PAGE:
Caroline Poovelil stands outside the MSD facility in Ballydine, wearing a grey wool coat.
Caroline Poovelil. Image: MSD

‘The nature of the work we do really pushes you to stay driven and motivated’

2 Mar 2021

From Bahrain to Tipperary, drug discovery and research have brought Caroline Poovelil on a career path and journey that is constantly evolving.

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Travelling across the globe to follow her dream to study chemical engineering at Queen’s University Belfast, Caroline Poovelil discovered a passion for pharmaceutical manufacturing in MSD Ballydine during her internship there. She also fell in love with the small town of Clonmel in the process.

Working in her current position as a technical group engineer for over a year and a half, Poovelil has gained a strong appetite for learning and continuous development in this area and will shortly be rotating to a different department on-site.

Here, she talks about how her experience has laid the foundation for this next move.

‘The feeling of being one of the key people involved in converting a chemical compound at an industrial scale into a drug that helps to save and improve people’s lives is just surreal’

What first stirred your interest in a career in industrial chemical engineering?

Growing up, I always wanted to be a doctor to help people and save lives. But, when life presented different opportunities and I discovered chemical engineering and the possibility of working in the manufacturing of innovative medicines. Nothing sounded more meaningful or fulfilling! To this day, I still aspire to learn, grow and be challenged in my understanding and experience of active pharmaceutical ingredient (API) production.

What education led you to the role you now have?

In order to access the best education to support my chosen career path, I left my home in Bahrain and moved to Northern Ireland to study at Queen’s University Belfast, where I completed my IChemE-accredited degree in chemical engineering (MEng).

As part of my degree programme, I was offered a year-long internship with MSD Ballydine in the API innovative pharmaceutical technology (IPT) technical group. Although it was challenging trying to secure a placement as a foreign national, MSD was keen to ensure the transition process was as seamless as possible for me and that I had help every step of the way. Having had a positive and enriching experience with the company as a student, I was thrilled to then accept the offer to return to the Tipperary site and avail of their chemical engineering graduate development programme.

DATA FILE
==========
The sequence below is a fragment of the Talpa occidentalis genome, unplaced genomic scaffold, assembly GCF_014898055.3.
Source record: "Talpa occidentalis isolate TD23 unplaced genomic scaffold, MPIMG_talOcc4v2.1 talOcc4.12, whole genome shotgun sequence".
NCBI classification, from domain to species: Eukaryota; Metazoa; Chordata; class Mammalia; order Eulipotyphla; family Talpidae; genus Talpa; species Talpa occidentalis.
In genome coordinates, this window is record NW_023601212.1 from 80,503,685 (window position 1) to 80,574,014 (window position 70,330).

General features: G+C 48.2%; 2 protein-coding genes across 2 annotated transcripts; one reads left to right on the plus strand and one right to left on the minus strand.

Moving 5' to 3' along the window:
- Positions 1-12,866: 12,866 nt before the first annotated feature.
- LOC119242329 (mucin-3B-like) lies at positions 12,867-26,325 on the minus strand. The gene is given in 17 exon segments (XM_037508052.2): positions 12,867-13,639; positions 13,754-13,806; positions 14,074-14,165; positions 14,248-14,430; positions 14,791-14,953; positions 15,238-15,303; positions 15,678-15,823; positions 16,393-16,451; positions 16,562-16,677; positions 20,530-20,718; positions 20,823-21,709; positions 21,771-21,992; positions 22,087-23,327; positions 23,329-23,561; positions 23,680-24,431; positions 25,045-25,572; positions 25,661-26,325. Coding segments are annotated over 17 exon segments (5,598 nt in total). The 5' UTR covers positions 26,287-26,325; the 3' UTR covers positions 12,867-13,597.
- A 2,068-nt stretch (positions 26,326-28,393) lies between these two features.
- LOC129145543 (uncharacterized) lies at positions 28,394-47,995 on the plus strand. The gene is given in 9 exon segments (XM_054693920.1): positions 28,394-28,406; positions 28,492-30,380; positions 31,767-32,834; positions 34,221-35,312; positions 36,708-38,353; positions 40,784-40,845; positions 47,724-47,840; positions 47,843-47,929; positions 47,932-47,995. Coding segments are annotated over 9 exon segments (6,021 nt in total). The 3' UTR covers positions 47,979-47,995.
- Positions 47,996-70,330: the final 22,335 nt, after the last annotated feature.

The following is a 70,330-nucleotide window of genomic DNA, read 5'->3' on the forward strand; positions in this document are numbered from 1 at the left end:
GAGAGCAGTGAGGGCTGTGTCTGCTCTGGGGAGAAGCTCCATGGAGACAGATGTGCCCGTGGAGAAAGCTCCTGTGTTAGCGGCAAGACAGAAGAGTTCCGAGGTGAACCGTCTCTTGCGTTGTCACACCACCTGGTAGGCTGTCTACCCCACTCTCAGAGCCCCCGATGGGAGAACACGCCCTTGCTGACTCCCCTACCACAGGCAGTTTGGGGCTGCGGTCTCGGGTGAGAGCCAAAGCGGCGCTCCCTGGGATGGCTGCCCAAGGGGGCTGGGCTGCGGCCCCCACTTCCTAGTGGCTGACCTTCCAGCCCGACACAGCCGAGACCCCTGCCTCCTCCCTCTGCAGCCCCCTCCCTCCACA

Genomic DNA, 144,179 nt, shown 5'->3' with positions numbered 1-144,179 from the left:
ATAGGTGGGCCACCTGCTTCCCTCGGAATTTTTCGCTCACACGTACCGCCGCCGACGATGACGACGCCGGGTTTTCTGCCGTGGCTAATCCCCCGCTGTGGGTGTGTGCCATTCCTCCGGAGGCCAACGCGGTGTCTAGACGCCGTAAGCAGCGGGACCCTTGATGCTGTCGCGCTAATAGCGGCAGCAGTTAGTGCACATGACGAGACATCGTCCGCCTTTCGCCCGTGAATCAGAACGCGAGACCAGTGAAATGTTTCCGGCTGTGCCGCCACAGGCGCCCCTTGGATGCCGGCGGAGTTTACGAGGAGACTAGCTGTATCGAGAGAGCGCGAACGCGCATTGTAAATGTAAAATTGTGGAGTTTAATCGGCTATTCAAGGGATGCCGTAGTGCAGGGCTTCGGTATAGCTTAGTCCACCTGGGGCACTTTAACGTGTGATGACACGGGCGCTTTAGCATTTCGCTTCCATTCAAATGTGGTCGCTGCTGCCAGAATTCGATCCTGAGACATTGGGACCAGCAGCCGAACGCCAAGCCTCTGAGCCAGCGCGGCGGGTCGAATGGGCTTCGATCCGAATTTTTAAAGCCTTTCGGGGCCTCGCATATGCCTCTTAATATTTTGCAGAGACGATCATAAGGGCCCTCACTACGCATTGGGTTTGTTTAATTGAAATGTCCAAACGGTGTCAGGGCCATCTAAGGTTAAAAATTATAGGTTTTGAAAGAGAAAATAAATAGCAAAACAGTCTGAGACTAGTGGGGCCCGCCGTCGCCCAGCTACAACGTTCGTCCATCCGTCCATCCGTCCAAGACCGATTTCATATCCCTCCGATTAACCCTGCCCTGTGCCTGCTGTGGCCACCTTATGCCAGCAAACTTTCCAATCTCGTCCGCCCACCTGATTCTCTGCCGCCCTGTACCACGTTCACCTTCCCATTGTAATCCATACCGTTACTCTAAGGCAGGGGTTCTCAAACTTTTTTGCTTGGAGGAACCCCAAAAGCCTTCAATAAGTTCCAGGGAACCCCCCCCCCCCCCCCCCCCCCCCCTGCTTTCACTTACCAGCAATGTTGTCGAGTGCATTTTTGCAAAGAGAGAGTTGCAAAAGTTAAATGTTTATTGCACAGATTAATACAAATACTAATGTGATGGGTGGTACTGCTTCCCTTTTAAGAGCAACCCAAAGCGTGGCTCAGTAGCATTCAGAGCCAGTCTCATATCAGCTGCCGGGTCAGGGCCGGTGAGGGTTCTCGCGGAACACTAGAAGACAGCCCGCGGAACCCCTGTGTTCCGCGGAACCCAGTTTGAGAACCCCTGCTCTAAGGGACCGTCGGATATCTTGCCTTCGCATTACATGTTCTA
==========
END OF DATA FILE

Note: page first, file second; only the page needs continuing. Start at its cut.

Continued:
What were the biggest surprises or challenges you encountered on your career path?

The API manufacturing sector is fast-paced and constantly evolving. There is truly never a dull moment. Coming out of college, the learning curve was very steep, but the nature of the work we do here really pushes you to stay driven and motivated.

People in the Tipperary site, who work at all levels, are extremely supportive and helpful. There is no such thing as a silly question and it is never too early or late in the day to ask anyone for help or advice.

Was there any one person who was particularly influential as your career developed?

I can think of several people who were instrumental in accelerating the pace of my growth as an engineer.

Shortly after arriving on-site, I felt like I knew nearly everyone working at the company and vice-versa. Building a network across the different departments at MSD Ballydine was almost effortless. I now have several mentors within MSD and the MSD network who I feel I can confidently approach for technical or professional advice.

What do you enjoy about your job?

Working at the very heart of manufacturing medicines is a truly rewarding experience. No two days are the same and you learn something new every day. The feeling of being one of the key people involved in converting a chemical compound at an industrial scale into a drug that helps to save and improve people’s lives is just surreal. I feel privileged to contribute to this effort with MSD.